# Stata to R: How to Tabulate a Categorical Variable

When working with a data set, one of the first things I do is look at the count and relative frequency of categorical variables of interest. In Stata, this is relatively straight forward with the `tab`

command. In R, however, it isn’t quite as straight forward, but still possible. The equivalent code in R, is:

dataset %>% group_by(var) %>% summarise(n = n()) %>% mutate(totalN = (cumsum(n)), percent = round((n / sum(n)), 3), cumpercent = round(cumsum(freq = n / sum(n)), 3)) Where “dataset” is the name of your dataset and “var” is whichever variable you want to tabulate. To use this code, you need to have the R library dplyr installed. Here is a reproducible example. First, download and install the needed package: install.packages(dplyr) library(dplyr) Next we will create a new data set in R, called “dataset.” It has 5 variables (i.e., var1, var2, etc). tribble is just a command to quickly and easily enter an example data set into R. dataset <- tribble( ~var1, ~var2, ~var3, ~var4, ~var5, "1", "1", "1", "a", "d", "2", "2", "2", "b", "e", "3", "3", "3", "c", "f") If we want to “tabulate” var1 in R, then we run the following code: dataset %>% group_by(var1) %>% summarise(n = n()) %>% mutate(totalN = (cumsum(n)), percent = round((n / sum(n)), 3), cumpercent = round(cumsum(freq = n / sum(n)),3)) This gives the following result: # A tibble: 3 x 5 var1 n totalN percent cumpercent1 1 1 0.333 0.333 2 1 2 0.333 0.667 3 1 3 0.333 1.000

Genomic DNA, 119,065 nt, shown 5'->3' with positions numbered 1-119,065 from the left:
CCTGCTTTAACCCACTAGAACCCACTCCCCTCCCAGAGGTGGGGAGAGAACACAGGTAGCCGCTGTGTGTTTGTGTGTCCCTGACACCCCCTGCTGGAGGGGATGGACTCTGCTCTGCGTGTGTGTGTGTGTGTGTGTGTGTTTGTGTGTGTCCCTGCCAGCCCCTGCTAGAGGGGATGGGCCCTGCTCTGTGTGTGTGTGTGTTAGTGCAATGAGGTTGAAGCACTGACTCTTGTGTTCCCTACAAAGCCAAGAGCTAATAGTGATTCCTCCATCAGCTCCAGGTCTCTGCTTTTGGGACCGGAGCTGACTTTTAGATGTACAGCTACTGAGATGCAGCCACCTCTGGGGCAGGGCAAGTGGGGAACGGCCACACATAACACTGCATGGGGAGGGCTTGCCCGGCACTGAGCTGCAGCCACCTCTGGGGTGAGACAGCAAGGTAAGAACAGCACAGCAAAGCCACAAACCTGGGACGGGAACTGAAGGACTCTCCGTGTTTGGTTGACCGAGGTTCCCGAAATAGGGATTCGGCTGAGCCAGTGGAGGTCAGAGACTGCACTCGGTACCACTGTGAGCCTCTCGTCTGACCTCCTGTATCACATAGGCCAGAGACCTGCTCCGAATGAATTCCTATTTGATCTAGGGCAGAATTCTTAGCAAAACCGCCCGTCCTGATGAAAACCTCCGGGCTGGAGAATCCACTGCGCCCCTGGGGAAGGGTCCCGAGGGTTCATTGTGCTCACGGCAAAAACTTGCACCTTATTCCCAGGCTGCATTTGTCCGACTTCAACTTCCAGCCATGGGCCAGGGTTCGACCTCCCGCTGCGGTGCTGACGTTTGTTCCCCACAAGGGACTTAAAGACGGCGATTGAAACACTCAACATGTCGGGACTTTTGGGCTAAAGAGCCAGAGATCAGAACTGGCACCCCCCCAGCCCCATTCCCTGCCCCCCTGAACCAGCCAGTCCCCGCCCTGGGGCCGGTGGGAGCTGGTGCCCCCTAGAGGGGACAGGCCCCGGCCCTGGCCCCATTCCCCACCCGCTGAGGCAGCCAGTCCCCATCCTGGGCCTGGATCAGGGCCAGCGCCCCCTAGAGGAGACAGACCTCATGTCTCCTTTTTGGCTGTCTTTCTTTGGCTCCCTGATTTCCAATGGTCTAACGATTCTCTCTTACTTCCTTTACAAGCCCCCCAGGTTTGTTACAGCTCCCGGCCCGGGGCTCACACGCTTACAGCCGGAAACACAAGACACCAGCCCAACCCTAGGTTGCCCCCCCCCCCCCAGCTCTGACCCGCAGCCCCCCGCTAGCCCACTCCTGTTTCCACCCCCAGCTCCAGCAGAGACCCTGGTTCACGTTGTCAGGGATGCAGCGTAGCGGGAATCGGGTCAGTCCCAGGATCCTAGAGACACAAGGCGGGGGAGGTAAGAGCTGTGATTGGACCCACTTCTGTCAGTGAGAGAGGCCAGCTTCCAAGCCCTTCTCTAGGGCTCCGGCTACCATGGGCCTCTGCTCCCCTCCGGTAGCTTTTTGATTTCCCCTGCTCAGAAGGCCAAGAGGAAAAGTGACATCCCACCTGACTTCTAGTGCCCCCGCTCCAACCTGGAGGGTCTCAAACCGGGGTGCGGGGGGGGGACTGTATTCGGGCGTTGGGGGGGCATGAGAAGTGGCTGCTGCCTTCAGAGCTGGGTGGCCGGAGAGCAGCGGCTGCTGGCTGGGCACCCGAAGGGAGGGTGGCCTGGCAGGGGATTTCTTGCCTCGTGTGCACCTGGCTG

This gives us something very similar to what Stata would produce, albeit with more lines of code to write. We have: 1) each level of var1, 2) the total number within each level, 3) cumulative number of observations, 3) percent contribution of each level, and 4) cumulative percent contribution. There is a way to turn this block of code into a function so you don’t have to write it out each time, but we will save that for another lesson. For now, it is easy enough to just put variables one-by-one into `group_by`

.